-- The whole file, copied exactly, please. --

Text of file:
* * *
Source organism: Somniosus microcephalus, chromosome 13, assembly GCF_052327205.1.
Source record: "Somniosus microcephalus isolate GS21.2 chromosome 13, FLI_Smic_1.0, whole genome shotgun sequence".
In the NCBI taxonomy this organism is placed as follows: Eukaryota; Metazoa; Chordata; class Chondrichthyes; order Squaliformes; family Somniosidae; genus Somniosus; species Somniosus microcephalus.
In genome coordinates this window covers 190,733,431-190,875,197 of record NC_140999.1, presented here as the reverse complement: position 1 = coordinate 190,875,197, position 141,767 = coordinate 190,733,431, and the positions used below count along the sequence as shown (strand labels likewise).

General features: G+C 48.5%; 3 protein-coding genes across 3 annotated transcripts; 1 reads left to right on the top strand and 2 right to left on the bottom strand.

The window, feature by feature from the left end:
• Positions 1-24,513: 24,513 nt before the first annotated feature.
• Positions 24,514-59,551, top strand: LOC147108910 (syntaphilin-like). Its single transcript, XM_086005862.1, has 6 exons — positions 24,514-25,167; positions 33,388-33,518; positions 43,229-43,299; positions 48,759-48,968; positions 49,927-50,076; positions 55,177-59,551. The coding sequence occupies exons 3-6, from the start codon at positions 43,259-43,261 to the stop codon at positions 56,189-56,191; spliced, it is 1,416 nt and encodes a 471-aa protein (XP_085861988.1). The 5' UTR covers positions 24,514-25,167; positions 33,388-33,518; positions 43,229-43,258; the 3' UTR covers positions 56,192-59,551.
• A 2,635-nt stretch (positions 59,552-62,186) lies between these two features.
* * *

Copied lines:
Source organism: Somniosus microcephalus, chromosome 13, assembly GCF_052327205.1.
Source record: "Somniosus microcephalus isolate GS21.2 chromosome 13, FLI_Smic_1.0, whole genome shotgun sequence".
In the NCBI taxonomy this organism is placed as follows: Eukaryota; Metazoa; Chordata; class Chondrichthyes; order Squaliformes; family Somniosidae; genus Somniosus; species Somniosus microcephalus.
In genome coordinates this window covers 190,733,431-190,875,197 of record NC_140999.1, presented here as the reverse complement: position 1 = coordinate 190,875,197, position 141,767 = coordinate 190,733,431, and the positions used below count along the sequence as shown (strand labels likewise).

General features: G+C 48.5%; 3 protein-coding genes across 3 annotated transcripts; 1 reads left to right on the top strand and 2 right to left on the bottom strand.

The window, feature by feature from the left end:
• Positions 1-24,513: 24,513 nt before the first annotated feature.
• Positions 24,514-59,551, top strand: LOC147108910 (syntaphilin-like). Its single transcript, XM_086005862.1, has 6 exons — positions 24,514-25,167; positions 33,388-33,518; positions 43,229-43,299; positions 48,759-48,968; positions 49,927-50,076; positions 55,177-59,551. The coding sequence occupies exons 3-6, from the start codon at positions 43,259-43,261 to the stop codon at positions 56,189-56,191; spliced, it is 1,416 nt and encodes a 471-aa protein (XP_085861988.1). The 5' UTR covers positions 24,514-25,167; positions 33,388-33,518; positions 43,229-43,258; the 3' UTR covers positions 56,192-59,551.
• A 2,635-nt stretch (positions 59,552-62,186) lies between these two features.